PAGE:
On Dec. 5, Senators Mazie Hirono (D-HI) and Kamala Harris (D-CA) raised concerns about membership in the Knights of Columbus while the Senate Judiciary Committee reviewed the candidacy of Brian C. Buescher, an Omaha-based lawyer nominated by President Trump to sit on the United States District Court for the District of Nebraska.
In her questions to Buescher, Hirono said that the Knights have “taken a number of extreme positions.” Harris used her questions to label the organization as “opposed a woman’s right to choose” and against “marriage equality,” and suggested that Buescher could be unable to give a fair hearing to cases on these issues.
In his speech introducing the resolution, Sasse said that the anti-Catholic lines of questioning were "the same kind of garbage" which faced President Kennedy in 1960.
At least six other judicial nominees have faced scrutiny from Democratic senators over their Christian faith or membership in the Knights of Columbus since the 2016 election.
The Knights of Columbus are a Catholic fraternal organization with approximately 2 million members. Last year they carried out more than 75 million hours of volunteer work and raised more than $185 million for charitable purposes. As a Catholic organization, it holds views that are in line with Church teaching.
A recent Marist Poll survey, commissioned by the Knights of Columbus, found high levels of support for religiously committed candidates for the federal bench.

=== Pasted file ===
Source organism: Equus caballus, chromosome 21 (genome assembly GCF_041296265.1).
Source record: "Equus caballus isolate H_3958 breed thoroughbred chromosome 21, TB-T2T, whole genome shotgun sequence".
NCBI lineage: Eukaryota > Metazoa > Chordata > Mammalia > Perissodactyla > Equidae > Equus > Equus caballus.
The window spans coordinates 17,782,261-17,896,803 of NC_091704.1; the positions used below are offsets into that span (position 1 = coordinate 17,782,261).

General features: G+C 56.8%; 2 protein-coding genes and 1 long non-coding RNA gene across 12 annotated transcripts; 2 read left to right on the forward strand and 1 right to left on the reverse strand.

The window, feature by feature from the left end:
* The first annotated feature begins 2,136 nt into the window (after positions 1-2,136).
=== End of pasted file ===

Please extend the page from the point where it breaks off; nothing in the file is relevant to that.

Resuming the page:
The poll found that 59 percent of Democrats supported people for whom “religion is important” serving as federal judges. The same poll found 60 percent of independents and more than 7 in 10 Republicans (73 percent) also supported religiously committed judges.
“Americans rightly support religious freedom and reject religious tests for public office,” said Knights of Columbus CEO Carl Anderson in a statement.
Anderson said that the Constitutional bar against religious tests “continues to strongly resonate with the overwhelming majority of Americans” and that the Marist Poll results showed a clear majority for those who “believe that faith should not be a barrier to someone’s appointment to public service.”
The resolution was passed by the Senate the day after William Barr went before the Senate Judiciary Committee for confirmation hearings on his nomination for the post of Attorney General.
Sen. John Kennedy (R-LA) asked Barr, who is a member of the Knights of Columbus, if he thought his religion disqualified him from serving in office, observing that “some of my colleagues think it might.”
Spokesperson for the Knights of Columbus Kathleen Blomquist welcomed the passage of the Senate resolution.
“The Knights of Columbus is grateful that the U.S. Senate unanimously confirmed that membership in a religious organization does not make a person unfit for public office,” she told CNA.
“We have also been gratified by the reaction of people of different faiths—including Senator Sasse — who never want to see a litmus test imposed on individuals based of their faith, a position that the vast majority of Americans support.”
Posted on 01/17/2019 19:35 PM (CNA Daily News)
Vatican City, Jan 17, 2019 / 10:35 am (CNA/EWTN News).- Farmers from across Italy brought their animals to the Vatican for a blessing Thursday, turning the street outside St. Peter’s Square into a farmyard of horses, donkeys, cows, pigs, hens, sheep, rams, goats, geese, ducks, and rabbits.